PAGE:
Next Steps Agencies

Oral Answers to Questions — Cabinet Office – in the House of Commons at 12:00 am on 17th January 2001.

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Photo of Alan Whitehead Alan Whitehead Labour, Southampton, Test 12:00 am, 17th January 2001

What plans she has to review the attachment of next steps agencies to Government Departments. [144197]

Photo of Dr Mo Mowlam Dr Mo Mowlam Chancellor of the Duchy of Lancaster, Cabinet Office

Next steps agencies are subject to regular reviews, usually at five-yearly intervals. These examine all status options, including the positioning of the agency under review within a given Department.

Photo of Alan Whitehead Alan Whitehead Labour, Southampton, Test

I thank my right hon. Friend for that reply. Does she accept that the positioning of the next steps agencies within particular Departments owed more to their origin within those Departments than to their function? Does she agree that, after 12 years of their working, a review of functions would be appropriate, with a view to ensuring that the agencies are appropriately placed?

Photo of Dr Mo Mowlam Dr Mo Mowlam Chancellor of the Duchy of Lancaster, Cabinet Office

I take my hon. Friend's point, which I can assure him has not been ignored, because it is one that the Department has spent some time considering. As I said in answer to his first question, we review the agencies every five years, and they are also under constant yearly review, and the issue that he raised is included in that process. We have not changed the host Department of any agency, but we have much more cross-cutting work between Departments and agencies so that their public service agreements are shared and their production is maximised.

Photo of Martin Smyth Martin Smyth UUP, Belfast South

One understands why the next steps agencies were set up, but is the Minister convinced that there is proper scrutiny of those agencies by Parliament?

Photo of Dr Mo Mowlam Dr Mo Mowlam Chancellor of the Duchy of Lancaster, Cabinet Office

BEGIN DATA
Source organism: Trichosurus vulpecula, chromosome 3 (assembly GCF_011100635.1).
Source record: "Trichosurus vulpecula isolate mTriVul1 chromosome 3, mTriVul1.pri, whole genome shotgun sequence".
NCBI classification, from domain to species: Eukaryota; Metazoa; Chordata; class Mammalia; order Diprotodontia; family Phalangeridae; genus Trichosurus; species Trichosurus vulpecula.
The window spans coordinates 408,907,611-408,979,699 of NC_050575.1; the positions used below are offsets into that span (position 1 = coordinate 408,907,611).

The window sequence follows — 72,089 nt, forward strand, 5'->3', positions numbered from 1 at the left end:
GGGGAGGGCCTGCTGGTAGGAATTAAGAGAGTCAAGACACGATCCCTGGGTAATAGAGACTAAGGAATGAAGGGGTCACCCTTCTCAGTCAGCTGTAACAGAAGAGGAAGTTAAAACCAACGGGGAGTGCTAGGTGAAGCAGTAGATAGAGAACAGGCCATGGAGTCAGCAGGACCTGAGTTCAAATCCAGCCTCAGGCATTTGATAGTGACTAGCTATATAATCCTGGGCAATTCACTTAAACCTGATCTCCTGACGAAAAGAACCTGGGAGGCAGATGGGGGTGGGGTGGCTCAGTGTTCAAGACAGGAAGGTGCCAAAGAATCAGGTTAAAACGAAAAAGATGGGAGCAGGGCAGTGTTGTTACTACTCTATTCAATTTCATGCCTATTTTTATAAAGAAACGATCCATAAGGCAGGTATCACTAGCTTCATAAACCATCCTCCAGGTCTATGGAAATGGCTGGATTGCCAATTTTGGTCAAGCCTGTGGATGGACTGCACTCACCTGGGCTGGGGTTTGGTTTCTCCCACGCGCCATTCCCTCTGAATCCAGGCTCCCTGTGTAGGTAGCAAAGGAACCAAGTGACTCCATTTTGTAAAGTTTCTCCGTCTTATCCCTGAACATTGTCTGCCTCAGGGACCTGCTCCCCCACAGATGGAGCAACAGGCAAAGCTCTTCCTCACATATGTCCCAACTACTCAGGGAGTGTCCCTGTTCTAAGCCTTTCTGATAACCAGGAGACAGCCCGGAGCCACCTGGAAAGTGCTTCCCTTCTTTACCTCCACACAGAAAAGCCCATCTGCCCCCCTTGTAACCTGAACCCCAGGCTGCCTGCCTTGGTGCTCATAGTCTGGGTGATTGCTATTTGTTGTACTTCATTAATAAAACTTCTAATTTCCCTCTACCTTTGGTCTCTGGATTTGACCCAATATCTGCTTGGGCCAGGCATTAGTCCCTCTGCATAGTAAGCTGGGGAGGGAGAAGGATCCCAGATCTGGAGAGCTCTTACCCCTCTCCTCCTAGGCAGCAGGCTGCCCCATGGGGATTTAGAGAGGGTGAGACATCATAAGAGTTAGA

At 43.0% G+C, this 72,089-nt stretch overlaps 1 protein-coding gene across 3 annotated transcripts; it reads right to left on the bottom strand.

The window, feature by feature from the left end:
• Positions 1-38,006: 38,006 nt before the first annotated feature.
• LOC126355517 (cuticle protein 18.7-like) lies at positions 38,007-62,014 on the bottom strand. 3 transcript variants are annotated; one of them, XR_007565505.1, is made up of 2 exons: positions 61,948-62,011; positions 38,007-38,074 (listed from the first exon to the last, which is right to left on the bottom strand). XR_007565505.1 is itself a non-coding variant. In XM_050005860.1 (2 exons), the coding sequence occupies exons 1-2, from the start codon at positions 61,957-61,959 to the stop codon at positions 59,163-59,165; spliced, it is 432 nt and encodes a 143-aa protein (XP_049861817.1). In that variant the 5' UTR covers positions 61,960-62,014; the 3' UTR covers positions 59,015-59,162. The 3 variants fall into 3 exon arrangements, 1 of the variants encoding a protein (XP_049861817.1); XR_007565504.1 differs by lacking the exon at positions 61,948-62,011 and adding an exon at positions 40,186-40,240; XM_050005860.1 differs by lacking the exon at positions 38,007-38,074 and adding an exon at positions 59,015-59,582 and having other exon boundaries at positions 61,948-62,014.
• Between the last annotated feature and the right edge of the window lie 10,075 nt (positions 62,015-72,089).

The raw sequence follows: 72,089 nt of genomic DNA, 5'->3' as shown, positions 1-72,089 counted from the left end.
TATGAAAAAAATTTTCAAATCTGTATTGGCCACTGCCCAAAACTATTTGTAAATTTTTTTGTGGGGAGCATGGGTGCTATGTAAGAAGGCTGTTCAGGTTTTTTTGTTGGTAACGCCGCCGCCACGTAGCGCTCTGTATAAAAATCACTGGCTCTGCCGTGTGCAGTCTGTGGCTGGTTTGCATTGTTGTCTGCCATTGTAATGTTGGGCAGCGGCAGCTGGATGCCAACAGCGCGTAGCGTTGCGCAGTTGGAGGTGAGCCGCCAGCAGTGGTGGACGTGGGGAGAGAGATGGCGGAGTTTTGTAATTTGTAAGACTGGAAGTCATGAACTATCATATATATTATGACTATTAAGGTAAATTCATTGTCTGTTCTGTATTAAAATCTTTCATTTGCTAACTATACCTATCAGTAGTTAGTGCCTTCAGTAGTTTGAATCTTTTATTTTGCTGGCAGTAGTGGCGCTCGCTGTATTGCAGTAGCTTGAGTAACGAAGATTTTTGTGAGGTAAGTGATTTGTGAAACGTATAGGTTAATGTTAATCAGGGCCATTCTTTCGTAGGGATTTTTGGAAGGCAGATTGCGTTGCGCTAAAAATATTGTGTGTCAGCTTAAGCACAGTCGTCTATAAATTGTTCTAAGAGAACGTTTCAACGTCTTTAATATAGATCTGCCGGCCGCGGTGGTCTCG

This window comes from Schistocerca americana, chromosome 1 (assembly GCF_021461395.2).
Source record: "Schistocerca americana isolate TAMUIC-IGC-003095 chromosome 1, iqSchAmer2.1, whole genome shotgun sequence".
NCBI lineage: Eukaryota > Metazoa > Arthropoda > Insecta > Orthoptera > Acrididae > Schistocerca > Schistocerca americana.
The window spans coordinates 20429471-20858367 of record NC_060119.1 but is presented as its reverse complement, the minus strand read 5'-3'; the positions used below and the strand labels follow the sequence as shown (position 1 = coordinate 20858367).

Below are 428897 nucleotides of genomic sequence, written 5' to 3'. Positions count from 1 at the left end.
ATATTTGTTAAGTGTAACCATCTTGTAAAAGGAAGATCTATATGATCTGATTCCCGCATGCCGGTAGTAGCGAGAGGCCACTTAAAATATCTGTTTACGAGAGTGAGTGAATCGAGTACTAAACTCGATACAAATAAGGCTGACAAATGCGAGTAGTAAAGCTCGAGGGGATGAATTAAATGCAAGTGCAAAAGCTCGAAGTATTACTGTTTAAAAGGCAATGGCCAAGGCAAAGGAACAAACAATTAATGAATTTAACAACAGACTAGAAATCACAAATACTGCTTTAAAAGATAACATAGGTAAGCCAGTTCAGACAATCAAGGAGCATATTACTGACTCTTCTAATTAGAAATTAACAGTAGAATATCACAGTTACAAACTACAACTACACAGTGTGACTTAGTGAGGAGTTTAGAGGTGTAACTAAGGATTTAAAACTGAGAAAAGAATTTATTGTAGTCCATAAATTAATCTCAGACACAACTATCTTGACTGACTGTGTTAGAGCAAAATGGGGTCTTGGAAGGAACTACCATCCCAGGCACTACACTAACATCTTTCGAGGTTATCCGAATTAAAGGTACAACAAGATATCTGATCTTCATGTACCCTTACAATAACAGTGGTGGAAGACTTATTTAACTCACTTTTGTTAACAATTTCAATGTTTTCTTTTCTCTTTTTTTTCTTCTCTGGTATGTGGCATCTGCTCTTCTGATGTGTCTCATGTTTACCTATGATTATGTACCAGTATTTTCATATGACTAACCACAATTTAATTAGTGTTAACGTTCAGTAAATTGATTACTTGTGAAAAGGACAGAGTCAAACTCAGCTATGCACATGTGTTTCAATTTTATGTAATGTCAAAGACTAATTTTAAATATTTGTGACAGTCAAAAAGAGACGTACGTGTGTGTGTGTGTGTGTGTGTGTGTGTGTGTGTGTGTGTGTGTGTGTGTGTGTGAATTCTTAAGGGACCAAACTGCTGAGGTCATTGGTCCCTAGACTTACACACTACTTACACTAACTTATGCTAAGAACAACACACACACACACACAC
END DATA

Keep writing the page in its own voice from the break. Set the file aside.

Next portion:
From where I sit, yes. We scrutinise well, and if Parliament does not scrutinise the agencies, that is Parliament's responsibility, not mine. I can assure the hon. Gentleman that we do not let the agencies go unscrutinised. They perform an important function in the delivery of programmes, and I assure him that if there is inefficiency or ineffectiveness, we will not let it grow.

Photo of Gerald Kaufman Gerald Kaufman Chair, Culture, Media and Sport Committee

Does my right hon. Friend accept that the Conservative Government's creation of the next steps agencies—organisations that dispose of countless billions of pounds of public money and have intimate dealings with many millions of our fellow citizens—was one of that Government's most disgraceful innovations, as it destroyed genuine parliamentary accountability? Does she agree that no more of those agencies should be created and that the reincorporation of their functions within Departments for which Ministers are responsible to this House will be as significant in advancing democracy as the previous Government's action was in destroying it?

Photo of Dr Mo Mowlam Dr Mo Mowlam Chancellor of the Duchy of Lancaster, Cabinet Office

I hear what my right hon. Friend is saying. I assure him that we do not let next steps agencies act as free agents. There is constant review and monitoring of their actions. I must add that there are more ways to achieve accountability, transparency and good delivery of public services than through Departments.

Photo of John Bercow John Bercow Shadow Spokesperson (Home Affairs)

Since the attachment of the next steps agencies to Departments, how much money have they saved through market testing, and how does that figure compare with the savings achieved by the Departments themselves?

Photo of Dr Mo Mowlam Dr Mo Mowlam Chancellor of the Duchy of Lancaster, Cabinet Office

I am afraid that I do not have those figures at my fingertips, but I shall certainly let the hon. Gentleman have them.